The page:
Campus News

Community condemns acts of vandalism

Messages of support replace messages of hate and division

By: Hunter Ellis and chloe salveson, managing multimedia editor and staff writer

Cardboard signs asserting “BLACK LIVES MATTER” and posters proclaiming “HATE HAS NO HOME HERE” now stand next to Bellarmine Chapel, as Xavier students and organizations send messages of encouragement and love in opposition to Saturday’s vandalisms.

Several organizations, academic programs and prominent individuals are among those who responded on Sunday to the slashing of the banner outside Bellarmine Chapel and the posting of at least 15 Patriot Front stickers on the Xavier Yard. 

Xavier President Michael Graham, S.J., offered a series of personal remarks concerning yesterday’s occurrences. 

“I am… aware that part of my privilege as a White man is not feeling deeply these acts of hate in the way they were intended: as threats and intimidations, as varieties of personal assaults,” he said. “It grieves me that students, faculty and staff of color and no doubt others as well, now wonder about their safety on campus. Just as the cowardly perpetrators intended. It grieves me deeply.”

Yesterday, Bellarmine Chapel released a statement reinforcing the message of their vandalized sign, writing, “Racism is a sin and BLACK LIVES MATTER!​“

“The vandalism of our Black Lives Matter banner (on) Xavier University’s campus serves as a painful reminder of the hateful and bigoted actions that take place every day and make people of color feel less safe in our communities,” the statement continued. “Banners can and will be replaced, but lives are being lost every day. As a community of faith, as the body of Christ, when one part of the body suffers, the entire body suffers.”

Bellarmine Chapel also stated they have ordered a new sign to replace the banner.

In the meantime, students across campus took action to decry the vandalism. One of these students was Jonathan Hesford, a current Xavier graduate student, who asked his peers to create new Black Lives Matter signs in an Instagram post.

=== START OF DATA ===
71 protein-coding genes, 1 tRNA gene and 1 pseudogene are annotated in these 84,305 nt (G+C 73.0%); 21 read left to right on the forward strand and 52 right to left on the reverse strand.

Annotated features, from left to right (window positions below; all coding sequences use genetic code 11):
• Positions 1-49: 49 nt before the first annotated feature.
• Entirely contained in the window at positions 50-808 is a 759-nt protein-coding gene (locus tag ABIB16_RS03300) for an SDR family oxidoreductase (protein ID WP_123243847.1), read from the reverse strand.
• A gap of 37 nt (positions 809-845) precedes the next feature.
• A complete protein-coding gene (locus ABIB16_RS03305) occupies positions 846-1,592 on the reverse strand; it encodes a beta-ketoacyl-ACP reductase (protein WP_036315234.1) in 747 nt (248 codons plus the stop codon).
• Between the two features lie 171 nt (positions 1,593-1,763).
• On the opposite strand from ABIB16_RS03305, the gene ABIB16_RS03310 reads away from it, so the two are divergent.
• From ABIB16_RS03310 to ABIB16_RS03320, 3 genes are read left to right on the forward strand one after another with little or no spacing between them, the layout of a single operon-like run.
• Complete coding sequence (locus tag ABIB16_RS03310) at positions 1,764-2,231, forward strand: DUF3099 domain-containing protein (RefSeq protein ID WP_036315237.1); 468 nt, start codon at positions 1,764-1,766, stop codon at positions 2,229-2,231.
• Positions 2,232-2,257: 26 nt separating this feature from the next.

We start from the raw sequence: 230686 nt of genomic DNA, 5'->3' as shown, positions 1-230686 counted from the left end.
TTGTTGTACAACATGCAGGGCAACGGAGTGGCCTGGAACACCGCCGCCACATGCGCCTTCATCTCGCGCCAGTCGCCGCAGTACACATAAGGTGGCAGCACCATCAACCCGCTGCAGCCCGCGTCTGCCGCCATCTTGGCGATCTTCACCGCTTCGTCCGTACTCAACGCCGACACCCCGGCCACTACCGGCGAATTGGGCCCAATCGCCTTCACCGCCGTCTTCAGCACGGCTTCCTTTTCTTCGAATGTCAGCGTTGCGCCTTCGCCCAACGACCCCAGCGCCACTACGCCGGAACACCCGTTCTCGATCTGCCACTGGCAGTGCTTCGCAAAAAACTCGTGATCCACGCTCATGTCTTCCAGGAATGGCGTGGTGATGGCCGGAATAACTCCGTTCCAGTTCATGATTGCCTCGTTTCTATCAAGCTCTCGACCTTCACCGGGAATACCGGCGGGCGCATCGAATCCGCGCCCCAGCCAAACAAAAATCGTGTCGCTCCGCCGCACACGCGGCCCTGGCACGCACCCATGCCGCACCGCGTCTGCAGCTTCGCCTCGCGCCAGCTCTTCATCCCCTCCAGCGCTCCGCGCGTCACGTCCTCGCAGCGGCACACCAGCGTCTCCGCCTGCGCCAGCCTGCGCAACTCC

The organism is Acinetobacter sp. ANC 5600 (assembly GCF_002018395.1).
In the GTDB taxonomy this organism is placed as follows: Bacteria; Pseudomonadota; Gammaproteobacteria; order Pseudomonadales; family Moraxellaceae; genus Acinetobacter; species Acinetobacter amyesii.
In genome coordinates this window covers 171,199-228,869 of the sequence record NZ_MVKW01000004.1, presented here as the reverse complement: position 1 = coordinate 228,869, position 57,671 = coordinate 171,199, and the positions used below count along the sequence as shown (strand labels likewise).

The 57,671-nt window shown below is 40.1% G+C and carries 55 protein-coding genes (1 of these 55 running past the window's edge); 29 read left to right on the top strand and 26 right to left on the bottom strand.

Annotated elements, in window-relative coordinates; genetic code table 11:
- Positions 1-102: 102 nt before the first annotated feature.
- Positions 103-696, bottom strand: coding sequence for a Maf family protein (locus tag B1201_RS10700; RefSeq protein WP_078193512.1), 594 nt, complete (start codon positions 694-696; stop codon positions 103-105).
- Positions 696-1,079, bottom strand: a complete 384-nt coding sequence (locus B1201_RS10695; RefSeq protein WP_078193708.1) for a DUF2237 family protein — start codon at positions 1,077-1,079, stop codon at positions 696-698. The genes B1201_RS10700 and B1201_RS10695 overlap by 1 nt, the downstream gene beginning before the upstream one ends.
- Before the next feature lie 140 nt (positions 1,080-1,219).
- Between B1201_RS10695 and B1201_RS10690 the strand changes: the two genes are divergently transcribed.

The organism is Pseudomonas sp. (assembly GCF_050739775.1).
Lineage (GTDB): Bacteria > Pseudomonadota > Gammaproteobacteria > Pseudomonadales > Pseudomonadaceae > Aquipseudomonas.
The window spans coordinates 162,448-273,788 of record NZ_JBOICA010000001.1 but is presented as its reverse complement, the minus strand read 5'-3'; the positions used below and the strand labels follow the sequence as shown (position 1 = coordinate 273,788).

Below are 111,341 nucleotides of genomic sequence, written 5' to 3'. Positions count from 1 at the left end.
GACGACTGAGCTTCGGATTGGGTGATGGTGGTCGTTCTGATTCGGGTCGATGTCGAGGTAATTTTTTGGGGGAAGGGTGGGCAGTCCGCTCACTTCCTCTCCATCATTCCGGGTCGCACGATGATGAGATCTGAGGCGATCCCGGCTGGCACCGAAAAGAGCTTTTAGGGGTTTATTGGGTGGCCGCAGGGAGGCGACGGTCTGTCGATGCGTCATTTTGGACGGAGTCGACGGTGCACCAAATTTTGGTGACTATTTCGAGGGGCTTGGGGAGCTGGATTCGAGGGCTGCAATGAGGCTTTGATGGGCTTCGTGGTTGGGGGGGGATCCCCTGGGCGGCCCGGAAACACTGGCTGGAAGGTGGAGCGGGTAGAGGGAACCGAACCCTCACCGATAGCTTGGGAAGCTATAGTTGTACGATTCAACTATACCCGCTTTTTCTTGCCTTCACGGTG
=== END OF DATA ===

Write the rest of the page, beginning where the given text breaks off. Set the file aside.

Hesford further explained that late Saturday night he and a few friends noticed four signs staked in the ground where the now-removed banner once stood. 

“So I brought some cardboard and some markers (to make signs), and then we decided to get creative and carve ‘BLM’ into the snow right next to it,” he said. 

In his Instagram message, Hesford explained that his intention was to “make this site one of triumph and hope, resilience and courage, love and joy.” 

Sabrina Moran, junior early childhood education major, also decided to play a part in this expression of solidarity. Moran invited friends and community members to Gallagher Student Center to make cardboard signs showing support.

“The plan is to hang (the cardboard signs) when it’s not wet because it’s cardboard, and I don’t want it to disintegrate,” Moran commented. “(My intention was) to show (people of color) that all of these people who made all of these signs care, and that we’re standing for and with them.”

She identified these acts of vandalism as contrary to Xavier’s mission and Jesuit identity. 

“Xavier is just not a place for hate. You look at the Xavier community, and you look at our Jesuit values… One of our values is service rooted in justice, love and solidarity,” she said. “So obviously, we’re going to take action after what happened.”

Graham also took note of the signs outside of Bellarmine and other statements of unity.